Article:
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The Last Psychiatrist November 30, 2013 sorry old man, I have a dress fitting to go to Continue reading: "Hunger Games Catching Fire: Badass Body Count" ›› The Last Psychiatrist
On the issue of whether to help now vs. later, many reasonable arguments have been collected on both sides. For example, positive interest rates argue for helping later, while declining need due to rising wealth argues for helping now. But I keep hearing one kind of argument I think is unreasonable, that doing stuff has good side effects: Donating to organizations (especially those that focus on influencing people) can help them reach more people and raise even more money. (more) Overcoming Bias Overcoming Bias
Welcome to Less Wrong Welcome to Less Wrong A curatedcommunityblogA community discussion boardA source of edited rationality materials ... And a promoter of regular meetups around the world. Less Wrong is:
Sequences - Lesswrongwiki A sequence is a series of multiple posts on Less Wrong on the same topic, to coherently and fully explore a particular thesis. Reading the sequences is the most systematic way to approach the Less Wrong archives. If you'd like an abridged index of the sequences, try XiXiDu's guide, or Academian's guide targeted at people who already have a science background. Benito's Guide aims to systematically fill the reader in on the most important ideas discussed on LessWrong (not just in the sequences). It also begins with a series of videos, which are a friendly introduction, and useful if you enjoy talks and interviews. If you prefer books over blog posts, Thinking and Deciding by Jonathan Baron and Good and Real by Gary Drescher have been mentioned as books that overlap significantly with the sequences. Sequences - Lesswrongwiki
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Look, there's been a lot of controversy lately about what is and isn't "good philosophy" and what we can and can't say, and opinions on that are like assholes - everyone's got one, and no one knows what to do about Wittgenstein's. But I think we can all agree that a really worthwhile task is understanding the world around us, especially with science. But no one is really talking about how science is supposed to work - they're just going around saying "Oh, science! Philosophy Bro Philosophy Bro
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Edge : Conversations on the edge of human knowledge Larry Page, Google and Katinka Matson, Edge, at The Edge Dinner 2014 in Vancouver A new generation of artists, writing genomes as fluently as Blake and Byron wrote verses, might create an abundance of new flowers and fruit and trees and birds to enrich the ecology of our planet. Most of these artists would be amateurs, but they would be in close touch with science, like the poets of the earlier Age of Wonder. The new Age of Wonder might bring together wealthy entrepreneurs ... and a worldwide community of gardeners and farmers and breeders, working together to make the planet beautiful as well as fertile, hospitable to hummingbirds as well as to humans. —Freeman Dyson In his 2009 talk at the Bristol Festival of Ideas, Freeman Dyson pointed out that we are entering a new Age of Wonder, which is dominated by computational biology. Edge : Conversations on the edge of human knowledge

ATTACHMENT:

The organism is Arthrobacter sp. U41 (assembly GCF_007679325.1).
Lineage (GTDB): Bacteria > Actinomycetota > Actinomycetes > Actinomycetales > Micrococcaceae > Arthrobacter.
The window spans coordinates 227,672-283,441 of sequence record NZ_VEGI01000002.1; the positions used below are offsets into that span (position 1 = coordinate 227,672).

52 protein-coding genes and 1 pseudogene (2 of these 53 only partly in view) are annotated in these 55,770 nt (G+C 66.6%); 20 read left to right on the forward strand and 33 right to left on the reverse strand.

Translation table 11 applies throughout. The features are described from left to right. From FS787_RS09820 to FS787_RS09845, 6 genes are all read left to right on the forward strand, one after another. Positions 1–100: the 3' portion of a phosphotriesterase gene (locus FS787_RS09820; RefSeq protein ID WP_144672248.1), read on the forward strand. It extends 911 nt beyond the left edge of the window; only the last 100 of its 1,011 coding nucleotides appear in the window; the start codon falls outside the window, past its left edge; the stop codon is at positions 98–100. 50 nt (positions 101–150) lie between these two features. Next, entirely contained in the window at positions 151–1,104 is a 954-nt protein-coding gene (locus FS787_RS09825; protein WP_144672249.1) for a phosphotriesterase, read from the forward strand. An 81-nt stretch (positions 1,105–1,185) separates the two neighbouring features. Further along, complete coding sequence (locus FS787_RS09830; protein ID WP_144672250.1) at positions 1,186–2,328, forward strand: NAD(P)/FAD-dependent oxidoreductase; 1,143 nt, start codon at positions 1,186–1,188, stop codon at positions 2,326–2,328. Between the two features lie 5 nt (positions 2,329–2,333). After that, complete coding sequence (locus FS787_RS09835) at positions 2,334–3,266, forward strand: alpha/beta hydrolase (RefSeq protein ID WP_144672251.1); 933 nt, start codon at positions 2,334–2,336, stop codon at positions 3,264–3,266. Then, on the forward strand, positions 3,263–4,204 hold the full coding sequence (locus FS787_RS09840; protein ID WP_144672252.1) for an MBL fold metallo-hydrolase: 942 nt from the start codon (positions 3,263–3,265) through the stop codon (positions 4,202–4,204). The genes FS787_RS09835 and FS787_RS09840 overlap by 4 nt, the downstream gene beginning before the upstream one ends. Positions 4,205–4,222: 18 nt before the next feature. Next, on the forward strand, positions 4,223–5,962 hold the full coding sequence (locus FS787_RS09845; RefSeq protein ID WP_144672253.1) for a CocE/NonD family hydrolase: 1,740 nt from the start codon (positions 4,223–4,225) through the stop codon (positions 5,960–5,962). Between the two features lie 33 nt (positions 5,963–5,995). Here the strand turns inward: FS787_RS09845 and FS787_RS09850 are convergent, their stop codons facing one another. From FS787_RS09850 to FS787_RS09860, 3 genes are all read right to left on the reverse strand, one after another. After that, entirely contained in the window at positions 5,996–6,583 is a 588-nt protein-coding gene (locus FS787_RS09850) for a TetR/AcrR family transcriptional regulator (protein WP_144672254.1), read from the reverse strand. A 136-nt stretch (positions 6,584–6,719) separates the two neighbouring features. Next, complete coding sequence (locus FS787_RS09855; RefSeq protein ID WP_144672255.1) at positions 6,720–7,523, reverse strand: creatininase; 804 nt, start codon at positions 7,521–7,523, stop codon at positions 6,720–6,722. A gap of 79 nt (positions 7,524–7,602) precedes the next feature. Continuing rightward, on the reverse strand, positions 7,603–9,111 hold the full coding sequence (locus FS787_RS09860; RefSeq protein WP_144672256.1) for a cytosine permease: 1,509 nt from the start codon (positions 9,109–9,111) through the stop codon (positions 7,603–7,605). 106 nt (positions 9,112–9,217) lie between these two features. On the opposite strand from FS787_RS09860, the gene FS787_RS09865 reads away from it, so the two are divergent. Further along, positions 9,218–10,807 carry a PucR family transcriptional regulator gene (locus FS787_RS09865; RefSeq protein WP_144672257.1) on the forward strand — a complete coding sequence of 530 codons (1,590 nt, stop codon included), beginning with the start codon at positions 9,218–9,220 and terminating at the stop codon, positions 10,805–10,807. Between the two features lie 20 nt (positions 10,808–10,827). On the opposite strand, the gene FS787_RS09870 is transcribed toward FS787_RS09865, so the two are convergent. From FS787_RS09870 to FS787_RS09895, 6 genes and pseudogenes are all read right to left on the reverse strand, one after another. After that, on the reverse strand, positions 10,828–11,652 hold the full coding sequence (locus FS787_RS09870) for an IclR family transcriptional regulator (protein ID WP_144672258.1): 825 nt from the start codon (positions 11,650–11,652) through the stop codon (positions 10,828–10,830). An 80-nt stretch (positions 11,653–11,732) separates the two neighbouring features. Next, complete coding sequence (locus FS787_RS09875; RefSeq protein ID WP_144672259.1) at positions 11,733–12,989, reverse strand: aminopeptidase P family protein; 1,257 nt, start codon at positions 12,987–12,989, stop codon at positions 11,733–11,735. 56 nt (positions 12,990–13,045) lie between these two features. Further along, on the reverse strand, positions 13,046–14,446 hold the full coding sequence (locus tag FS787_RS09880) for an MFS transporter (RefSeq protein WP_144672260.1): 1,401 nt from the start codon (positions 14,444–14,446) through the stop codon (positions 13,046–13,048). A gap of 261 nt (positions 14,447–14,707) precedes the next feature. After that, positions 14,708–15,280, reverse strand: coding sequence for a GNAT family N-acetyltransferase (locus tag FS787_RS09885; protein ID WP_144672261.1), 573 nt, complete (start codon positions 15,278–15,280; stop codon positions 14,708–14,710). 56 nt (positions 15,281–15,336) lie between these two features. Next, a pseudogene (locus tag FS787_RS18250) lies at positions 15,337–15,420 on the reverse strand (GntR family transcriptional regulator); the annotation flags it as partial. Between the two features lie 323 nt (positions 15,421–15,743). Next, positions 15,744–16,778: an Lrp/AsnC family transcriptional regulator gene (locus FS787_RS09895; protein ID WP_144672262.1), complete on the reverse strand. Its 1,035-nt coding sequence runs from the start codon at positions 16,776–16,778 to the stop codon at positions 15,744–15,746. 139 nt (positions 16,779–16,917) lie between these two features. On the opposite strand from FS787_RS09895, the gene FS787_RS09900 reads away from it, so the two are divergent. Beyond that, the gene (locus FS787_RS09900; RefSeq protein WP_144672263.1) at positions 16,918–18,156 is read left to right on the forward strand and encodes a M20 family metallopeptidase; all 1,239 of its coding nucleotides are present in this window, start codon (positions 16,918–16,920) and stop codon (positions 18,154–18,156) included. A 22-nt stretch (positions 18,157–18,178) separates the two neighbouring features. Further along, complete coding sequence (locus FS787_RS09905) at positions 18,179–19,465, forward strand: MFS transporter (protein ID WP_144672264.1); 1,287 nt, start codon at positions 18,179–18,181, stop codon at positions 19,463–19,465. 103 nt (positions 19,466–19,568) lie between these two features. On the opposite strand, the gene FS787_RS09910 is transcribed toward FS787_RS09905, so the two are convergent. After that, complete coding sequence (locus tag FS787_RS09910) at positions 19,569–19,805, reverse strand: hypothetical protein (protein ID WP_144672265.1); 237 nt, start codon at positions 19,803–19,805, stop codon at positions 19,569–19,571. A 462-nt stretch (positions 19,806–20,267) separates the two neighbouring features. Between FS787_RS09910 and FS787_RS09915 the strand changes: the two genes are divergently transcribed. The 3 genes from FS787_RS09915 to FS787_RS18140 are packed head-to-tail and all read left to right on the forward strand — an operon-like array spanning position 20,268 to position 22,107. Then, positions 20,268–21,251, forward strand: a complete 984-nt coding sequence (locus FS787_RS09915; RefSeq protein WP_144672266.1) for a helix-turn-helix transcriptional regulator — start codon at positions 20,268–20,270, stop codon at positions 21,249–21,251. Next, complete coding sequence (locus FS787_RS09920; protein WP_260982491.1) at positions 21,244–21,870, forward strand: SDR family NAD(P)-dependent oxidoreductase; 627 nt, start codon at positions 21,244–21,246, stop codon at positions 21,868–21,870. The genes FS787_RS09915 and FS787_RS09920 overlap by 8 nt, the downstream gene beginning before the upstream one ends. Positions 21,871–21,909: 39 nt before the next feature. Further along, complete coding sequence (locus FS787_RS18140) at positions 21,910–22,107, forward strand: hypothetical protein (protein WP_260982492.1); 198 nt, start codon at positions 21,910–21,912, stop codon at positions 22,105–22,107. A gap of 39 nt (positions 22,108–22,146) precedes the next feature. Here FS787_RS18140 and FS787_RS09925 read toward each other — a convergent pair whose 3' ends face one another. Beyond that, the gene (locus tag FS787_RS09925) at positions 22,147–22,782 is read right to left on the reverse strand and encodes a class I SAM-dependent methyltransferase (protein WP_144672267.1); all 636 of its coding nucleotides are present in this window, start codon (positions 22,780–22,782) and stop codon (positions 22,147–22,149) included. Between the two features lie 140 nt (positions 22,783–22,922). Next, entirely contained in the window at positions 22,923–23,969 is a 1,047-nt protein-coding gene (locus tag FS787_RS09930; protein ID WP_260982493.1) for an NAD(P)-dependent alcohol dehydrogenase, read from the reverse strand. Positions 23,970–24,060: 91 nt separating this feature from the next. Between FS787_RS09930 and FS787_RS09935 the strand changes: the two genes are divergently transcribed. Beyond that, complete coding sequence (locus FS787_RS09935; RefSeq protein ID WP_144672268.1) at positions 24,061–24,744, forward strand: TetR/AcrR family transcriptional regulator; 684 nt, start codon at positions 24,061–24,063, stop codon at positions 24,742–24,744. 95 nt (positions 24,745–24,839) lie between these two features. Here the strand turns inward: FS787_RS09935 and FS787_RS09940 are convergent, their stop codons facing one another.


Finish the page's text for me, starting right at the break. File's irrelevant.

Brain Pickings Brain Pickings By: Maria Popova What a 13,000-year-old eucalyptus tree reveals about the meaning of human life. “Our overblown intellectual faculties seem to be telling us both that we are eternal and that we are not,” philosopher Stephen Cave observed in his poignant meditation on our mortality paradox And yet we continue to long for the secrets of that ever-elusive eternity.
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Academic Earth believes everyone deserves access to a world-class education, which is why we continue to offer a comprehensive collection of free online college courses from the world's top universities. And now, we take learning outside the classroom with our original series of thought-provoking videos, designed to spark your intellectual curiosity and start a conversation. Watch, learn, share, debate. Free Online Classes | Online Learning | Academic Earth Free Online Classes | Online Learning | Academic Earth
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Just six corporations[1] own the vast majority of media outlets in the United States. Through years of relentless mergers, acquisitions and consolidations, a handful of corporations have been able to dominate most of what Americans read, see and hear on a daily basis. There is much debate on the legitimacy of the consolidation of media, with strong proponents[2][3][4] and opponents[5][6][7] bringing forth a wide variety of arguments.[8] Regardless of your position on the viability of the concentration of media ownership into fewer and fewer hands, it is an irrefutable fact that over the past few decades the corporations controlling the preponderance of American media have lessened considerably.[9] As of 2011, the largest media corporations in the United States in terms of revenue and profit are: General Electric[10], Walt Disney, News Corp., Time Warner, CBS and Viacom.[11] If Everyone Knew | Now with five more facts that everyone should know.